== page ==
The Playbook For The Modern Man

Australia Urged To Consider ‘Luxury Quarantine’ For Returning Travellers

Pay to play.

Much has been said about Australian hotel quarantine. From ‘many tears‘ reviews to articles detailing how Sydney hotels are blowing their chance to impress on a world stage, it’s been quite the sore spot (and that’s before we get into whether Australia’s travel ban is even legal).

The latest development in the saga? Qatar Airways has called for a “luxury quarantine option” and “relaxed entry restrictions,” The Australian reports.

 

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This comes after public furore around the economy passenger bumping phenomenon (driven by government arrivals caps, introduced in July), which has seen a business booking frenzy and prices skyrocketing to up to $10,000 a seat for Australians looking to get home from places like Europe.

It also comes after a public announcement where Qatar Airways GCEO HE Mr Akbar Al Baker spoke about the challenges caused by passenger number restrictions, which currently limit airlines to carrying between 25 and 60 passengers per flight (compared to the 850 odd you’d normally fit on a Qatar Airways A380).

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“Since March 1… we have carried 180,000 passengers and over 15,000 tonnes of cargo to Australia,” Mr. Akbar Al Baker said.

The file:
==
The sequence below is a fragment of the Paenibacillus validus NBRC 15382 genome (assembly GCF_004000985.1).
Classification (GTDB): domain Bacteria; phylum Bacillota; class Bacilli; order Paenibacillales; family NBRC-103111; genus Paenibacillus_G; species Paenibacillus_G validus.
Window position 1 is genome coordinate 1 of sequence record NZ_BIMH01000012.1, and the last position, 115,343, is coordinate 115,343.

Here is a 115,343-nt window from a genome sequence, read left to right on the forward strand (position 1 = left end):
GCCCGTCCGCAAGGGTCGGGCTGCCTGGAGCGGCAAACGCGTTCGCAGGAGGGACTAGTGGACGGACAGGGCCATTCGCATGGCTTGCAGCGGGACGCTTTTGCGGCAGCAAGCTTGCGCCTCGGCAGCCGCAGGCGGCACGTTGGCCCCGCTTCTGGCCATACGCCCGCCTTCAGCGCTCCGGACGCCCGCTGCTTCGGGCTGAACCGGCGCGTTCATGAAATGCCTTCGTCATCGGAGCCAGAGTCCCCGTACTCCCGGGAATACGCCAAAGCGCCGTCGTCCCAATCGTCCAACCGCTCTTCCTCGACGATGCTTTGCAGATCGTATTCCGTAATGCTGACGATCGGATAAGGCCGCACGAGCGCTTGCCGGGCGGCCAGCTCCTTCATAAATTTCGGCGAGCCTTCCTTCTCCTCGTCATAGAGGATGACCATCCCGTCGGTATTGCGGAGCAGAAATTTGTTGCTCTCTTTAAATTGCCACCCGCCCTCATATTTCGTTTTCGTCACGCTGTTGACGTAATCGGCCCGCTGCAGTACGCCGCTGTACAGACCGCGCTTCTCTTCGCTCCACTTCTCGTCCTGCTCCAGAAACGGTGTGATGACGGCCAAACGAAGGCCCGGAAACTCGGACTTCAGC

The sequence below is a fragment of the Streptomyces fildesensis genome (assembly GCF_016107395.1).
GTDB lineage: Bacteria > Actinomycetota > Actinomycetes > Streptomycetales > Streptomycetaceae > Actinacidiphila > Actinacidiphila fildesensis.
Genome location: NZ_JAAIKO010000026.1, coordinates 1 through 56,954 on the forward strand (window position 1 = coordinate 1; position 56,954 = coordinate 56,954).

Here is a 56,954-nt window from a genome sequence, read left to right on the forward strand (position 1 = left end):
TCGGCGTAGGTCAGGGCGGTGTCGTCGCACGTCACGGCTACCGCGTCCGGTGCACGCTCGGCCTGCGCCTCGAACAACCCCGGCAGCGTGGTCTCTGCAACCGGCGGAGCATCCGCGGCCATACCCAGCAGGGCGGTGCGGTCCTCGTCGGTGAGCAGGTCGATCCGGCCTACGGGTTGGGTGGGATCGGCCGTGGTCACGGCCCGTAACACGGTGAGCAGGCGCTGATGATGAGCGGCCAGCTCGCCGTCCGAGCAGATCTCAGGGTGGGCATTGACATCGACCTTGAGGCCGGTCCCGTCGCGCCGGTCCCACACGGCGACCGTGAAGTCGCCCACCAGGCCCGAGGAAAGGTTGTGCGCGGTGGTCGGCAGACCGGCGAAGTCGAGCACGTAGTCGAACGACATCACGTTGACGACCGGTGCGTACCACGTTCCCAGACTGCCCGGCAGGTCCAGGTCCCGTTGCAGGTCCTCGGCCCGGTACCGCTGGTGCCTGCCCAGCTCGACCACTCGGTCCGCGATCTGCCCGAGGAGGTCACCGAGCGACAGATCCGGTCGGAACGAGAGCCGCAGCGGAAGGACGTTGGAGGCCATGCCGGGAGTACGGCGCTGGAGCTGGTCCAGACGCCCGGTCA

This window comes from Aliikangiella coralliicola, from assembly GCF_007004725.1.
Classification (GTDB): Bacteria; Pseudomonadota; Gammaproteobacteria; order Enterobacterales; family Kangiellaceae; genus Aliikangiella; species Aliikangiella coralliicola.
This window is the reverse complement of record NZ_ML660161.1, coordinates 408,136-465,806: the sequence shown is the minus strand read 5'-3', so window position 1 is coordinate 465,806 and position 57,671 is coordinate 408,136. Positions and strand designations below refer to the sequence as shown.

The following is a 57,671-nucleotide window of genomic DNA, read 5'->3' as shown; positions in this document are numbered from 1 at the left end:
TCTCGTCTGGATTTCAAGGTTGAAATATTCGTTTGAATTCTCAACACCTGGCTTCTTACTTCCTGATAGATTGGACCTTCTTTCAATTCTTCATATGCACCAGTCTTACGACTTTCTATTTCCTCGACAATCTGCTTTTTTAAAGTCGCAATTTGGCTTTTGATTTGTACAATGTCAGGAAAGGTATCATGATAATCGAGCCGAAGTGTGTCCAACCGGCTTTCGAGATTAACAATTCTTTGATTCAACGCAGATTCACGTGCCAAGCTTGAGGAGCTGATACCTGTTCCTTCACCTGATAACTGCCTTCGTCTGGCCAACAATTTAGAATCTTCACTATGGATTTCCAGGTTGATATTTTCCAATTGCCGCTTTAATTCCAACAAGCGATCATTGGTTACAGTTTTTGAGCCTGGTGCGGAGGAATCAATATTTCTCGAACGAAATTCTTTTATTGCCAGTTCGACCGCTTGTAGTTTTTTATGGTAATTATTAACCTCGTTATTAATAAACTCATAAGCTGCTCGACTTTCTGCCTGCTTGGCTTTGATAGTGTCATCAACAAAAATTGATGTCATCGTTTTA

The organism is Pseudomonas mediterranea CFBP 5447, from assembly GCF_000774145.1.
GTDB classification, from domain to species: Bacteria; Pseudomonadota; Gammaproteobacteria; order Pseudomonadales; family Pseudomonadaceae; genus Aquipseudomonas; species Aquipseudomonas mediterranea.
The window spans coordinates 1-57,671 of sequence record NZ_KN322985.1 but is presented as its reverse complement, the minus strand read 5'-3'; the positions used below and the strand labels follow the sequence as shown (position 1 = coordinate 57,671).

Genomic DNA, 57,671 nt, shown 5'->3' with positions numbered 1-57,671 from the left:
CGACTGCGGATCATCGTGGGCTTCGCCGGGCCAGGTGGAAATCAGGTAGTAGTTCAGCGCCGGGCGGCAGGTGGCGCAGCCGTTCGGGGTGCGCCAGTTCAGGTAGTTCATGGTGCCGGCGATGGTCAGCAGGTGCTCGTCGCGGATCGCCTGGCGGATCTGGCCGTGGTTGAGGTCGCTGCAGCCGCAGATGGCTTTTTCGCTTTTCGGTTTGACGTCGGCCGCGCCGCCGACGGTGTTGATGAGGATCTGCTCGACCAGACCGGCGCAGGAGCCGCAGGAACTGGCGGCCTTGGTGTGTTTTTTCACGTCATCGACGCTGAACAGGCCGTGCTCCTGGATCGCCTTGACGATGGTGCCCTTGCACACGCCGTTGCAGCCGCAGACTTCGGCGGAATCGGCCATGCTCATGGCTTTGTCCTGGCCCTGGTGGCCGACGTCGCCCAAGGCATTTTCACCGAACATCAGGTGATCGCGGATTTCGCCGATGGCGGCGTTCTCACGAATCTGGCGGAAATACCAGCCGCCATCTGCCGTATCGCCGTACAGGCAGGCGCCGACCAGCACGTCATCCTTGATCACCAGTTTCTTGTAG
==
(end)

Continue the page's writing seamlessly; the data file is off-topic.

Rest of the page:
“Unfortunately due to the restrictions and the second spike of the pandemic in Australia the government has restricted us from carrying additional passengers – we have very limited capacity that we can take into Australia – and we have also a huge stress covering the cost of this very expensive flight.”

“However, we are committing to continuing operating and increasing frequency to Australia. I am proud to say today we have over 35% of the Australian international market.”

Speaking to ABC’s News Breakfast on Friday, Mr. Akbar Al Baker said the airline may need to withdraw its 16-hour flights from Doha to Australia if passenger caps aren’t relaxed.

“We have between 38 and 42 seats in our business class. And because we have such a limited number of passengers that we can carry, we have no other alternative but to maximise the yield that we get because you know very well Australia is at the end of the world,” he told ABC’s News Breakfast.

“It is a very long flight and when we carry limited numbers of passengers you can see that it puts a huge strain on our costs.”

Speaking to The Australian, Mr Al Baker has also encouraged Australia to consider giving arrivals the choice of paying for three, four or five star hotels for mandatory quarantine (rather than the ‘lucky dip‘ approach currently in place).

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There are believed to be about 18,000 Australians stuck in various places around the world, news.com.au reports, “who are still struggling to come home due to a scarcity of flights during the pandemic.”

The cashed-up among them will surely be hoping the ‘pay to play [in luxury]’ approach will receive serious consideration by the Australian Federal government.

Though some travellers have been lucking into some awesome accommodation as it is, as DMARGE recently reported, even when you’re in nice digs, hotel quarantine throws up a lot of challenges (if not hidden horrors).

Suffice to say, for those keen to guarantee a ‘high end’ quarantine, if this ‘pay to stay where you want’ option is introduced, Sydney has plenty of cool hotels to offer.

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